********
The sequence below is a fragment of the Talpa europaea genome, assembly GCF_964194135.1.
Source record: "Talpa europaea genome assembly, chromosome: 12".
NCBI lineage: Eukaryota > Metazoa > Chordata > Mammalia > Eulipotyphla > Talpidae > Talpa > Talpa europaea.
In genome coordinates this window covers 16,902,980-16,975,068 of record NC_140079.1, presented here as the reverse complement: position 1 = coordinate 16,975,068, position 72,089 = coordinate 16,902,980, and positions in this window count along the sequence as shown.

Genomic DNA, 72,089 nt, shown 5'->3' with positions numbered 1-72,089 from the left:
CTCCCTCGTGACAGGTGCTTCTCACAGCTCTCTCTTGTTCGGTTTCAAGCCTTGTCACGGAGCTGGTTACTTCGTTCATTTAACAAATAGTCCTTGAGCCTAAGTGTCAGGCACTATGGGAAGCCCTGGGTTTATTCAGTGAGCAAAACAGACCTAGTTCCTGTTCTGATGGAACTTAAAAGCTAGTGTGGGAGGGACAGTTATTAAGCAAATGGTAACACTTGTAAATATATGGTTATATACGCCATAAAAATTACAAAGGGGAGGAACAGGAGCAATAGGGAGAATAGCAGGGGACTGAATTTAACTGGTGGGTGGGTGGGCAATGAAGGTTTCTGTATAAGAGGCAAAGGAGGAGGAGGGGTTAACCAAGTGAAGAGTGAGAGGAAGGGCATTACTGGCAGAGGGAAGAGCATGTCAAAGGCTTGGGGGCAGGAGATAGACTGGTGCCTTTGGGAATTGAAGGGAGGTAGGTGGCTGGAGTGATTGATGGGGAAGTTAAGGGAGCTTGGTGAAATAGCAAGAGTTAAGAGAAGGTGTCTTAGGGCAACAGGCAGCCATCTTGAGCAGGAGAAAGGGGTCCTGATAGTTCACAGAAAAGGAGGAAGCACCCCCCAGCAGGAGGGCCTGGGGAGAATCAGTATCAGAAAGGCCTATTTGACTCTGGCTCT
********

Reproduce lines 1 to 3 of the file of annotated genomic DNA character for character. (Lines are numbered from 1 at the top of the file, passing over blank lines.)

The sequence below is a fragment of the Talpa europaea genome, assembly GCF_964194135.1.
Source record: "Talpa europaea genome assembly, chromosome: 12".
NCBI lineage: Eukaryota > Metazoa > Chordata > Mammalia > Eulipotyphla > Talpidae > Talpa > Talpa europaea.